The paradox of the present situation is that educators have largely come to agree that listening passively to a talking head—electronic or in-person—is not how children (or adults for that matter) learn best. Young children especially need to engage with a small set of adults who come to know them well and commit to guiding their learning efforts and styles. Older children need such guides as well. In addition, by their early teens the need becomes more crucial for students to engage their intellects with peers by sharing and thinking through important ideas. These should include ideas about the authentic issues of today that they can appreciate as worthy of thinking and talking about. Such exchanges serve as practice for the intellectual interchanges that will increasingly figure in their lives as young people assume the professional and personal demands of adulthood.

A further paradox is this. A context to gain just such practice is what modern technology can now provide electronically when physical togetherness is restricted. Reports indicate that despite recognizing its benefit, teachers have been hesitant about introducing genuine student-to-student discourse into their classrooms, fearing they lack skills to manage it adequately. Why not, then, take advantage of the present unimagined opportunity, with business-as-usual school threatening to be mostly unavailable and few alternative educational opportunities in place?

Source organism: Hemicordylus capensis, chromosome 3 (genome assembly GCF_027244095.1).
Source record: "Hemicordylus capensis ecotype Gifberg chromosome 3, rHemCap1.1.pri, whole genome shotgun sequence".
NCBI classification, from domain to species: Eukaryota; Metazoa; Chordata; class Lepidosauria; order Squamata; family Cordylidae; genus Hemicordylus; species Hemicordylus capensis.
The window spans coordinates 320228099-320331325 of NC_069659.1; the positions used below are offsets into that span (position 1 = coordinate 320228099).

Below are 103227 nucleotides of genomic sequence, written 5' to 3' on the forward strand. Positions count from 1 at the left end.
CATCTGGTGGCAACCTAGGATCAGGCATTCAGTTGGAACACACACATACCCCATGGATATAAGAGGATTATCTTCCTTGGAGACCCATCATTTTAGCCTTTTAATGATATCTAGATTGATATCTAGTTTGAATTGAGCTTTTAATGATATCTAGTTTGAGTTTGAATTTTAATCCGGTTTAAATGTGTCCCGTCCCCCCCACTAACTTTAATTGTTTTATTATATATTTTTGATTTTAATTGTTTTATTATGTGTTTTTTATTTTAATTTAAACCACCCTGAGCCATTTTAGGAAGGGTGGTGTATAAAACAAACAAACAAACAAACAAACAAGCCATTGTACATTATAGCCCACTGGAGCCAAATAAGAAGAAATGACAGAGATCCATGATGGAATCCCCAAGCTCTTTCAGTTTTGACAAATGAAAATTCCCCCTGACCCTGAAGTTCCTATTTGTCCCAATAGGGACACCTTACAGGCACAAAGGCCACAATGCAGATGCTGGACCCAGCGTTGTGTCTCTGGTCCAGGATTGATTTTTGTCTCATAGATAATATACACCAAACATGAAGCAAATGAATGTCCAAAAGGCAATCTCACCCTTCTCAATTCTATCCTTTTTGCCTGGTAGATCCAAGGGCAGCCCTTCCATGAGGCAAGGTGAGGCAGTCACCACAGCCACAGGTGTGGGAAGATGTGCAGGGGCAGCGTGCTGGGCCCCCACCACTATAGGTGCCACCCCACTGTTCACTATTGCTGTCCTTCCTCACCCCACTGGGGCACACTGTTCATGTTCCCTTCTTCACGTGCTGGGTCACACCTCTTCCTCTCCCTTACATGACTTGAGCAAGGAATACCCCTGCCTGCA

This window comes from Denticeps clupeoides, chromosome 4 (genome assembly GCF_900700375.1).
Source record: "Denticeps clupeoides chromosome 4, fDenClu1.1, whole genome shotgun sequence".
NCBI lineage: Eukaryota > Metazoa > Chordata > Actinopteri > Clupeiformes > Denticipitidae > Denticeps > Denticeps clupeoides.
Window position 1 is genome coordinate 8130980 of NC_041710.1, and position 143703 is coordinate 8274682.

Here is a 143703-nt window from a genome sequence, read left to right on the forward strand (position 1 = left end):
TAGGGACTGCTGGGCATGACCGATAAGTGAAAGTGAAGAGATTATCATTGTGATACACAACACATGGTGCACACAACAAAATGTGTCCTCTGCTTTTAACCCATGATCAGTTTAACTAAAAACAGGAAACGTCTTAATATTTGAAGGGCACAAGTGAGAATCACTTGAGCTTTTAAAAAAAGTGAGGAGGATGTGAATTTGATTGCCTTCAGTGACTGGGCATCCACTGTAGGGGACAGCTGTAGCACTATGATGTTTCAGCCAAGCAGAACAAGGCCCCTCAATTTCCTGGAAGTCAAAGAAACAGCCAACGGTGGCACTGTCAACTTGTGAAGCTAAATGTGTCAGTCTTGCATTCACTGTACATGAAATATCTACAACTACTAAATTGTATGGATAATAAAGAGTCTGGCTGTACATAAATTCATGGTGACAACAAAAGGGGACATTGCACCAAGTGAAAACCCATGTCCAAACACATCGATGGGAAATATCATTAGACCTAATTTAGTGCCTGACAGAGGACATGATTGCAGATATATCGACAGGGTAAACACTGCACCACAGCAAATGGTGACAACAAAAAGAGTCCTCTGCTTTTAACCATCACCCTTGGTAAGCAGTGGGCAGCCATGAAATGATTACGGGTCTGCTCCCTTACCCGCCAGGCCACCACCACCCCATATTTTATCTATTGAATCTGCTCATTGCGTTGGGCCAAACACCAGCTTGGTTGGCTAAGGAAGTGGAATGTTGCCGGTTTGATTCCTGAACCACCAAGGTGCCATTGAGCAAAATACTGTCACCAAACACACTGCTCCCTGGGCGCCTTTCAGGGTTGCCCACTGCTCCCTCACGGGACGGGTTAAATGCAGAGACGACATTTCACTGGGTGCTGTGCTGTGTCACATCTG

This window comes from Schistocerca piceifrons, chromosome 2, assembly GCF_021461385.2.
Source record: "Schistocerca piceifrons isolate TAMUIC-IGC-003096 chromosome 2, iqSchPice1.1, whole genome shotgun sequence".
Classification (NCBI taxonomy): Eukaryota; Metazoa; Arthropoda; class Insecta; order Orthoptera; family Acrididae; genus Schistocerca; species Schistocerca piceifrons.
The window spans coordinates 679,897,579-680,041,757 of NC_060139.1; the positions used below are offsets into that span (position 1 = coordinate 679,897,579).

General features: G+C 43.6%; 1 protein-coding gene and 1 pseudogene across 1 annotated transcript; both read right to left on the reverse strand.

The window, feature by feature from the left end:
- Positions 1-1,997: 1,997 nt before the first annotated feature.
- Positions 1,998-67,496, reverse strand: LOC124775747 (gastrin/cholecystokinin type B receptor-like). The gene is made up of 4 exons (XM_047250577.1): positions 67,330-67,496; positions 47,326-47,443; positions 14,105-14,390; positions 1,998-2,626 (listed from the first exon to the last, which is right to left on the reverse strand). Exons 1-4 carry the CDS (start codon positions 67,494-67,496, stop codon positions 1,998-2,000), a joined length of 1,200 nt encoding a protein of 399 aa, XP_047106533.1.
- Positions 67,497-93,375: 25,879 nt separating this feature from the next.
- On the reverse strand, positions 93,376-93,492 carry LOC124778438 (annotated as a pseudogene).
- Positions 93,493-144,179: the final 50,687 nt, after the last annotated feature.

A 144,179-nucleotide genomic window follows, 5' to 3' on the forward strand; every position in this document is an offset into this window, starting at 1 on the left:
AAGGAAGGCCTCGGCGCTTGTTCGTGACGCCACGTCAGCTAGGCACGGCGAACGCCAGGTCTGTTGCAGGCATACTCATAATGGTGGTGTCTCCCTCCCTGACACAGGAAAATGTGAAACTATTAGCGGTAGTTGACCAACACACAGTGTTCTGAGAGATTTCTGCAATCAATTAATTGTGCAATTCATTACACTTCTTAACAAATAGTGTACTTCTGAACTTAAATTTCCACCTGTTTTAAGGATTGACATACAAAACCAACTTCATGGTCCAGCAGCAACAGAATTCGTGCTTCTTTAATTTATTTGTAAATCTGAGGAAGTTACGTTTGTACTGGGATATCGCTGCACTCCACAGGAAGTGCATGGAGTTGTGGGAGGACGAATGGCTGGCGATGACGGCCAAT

Rather than being resigned to putting their intellectual development on hold, we can nurture students intellectually with more than talking heads on screens by affording them the opportunity to engage intellectually with their peers in a cognitively and interpersonally enriching way. Solid evidence exists that they can and will do so given the opportunity and, most important, that the intellectual skills that are exercised will further develop with practice. And the virtual meeting technology that adults have quickly taken hold of to conduct their work and social lives is now fine-tuned and readily available for flexible use by all.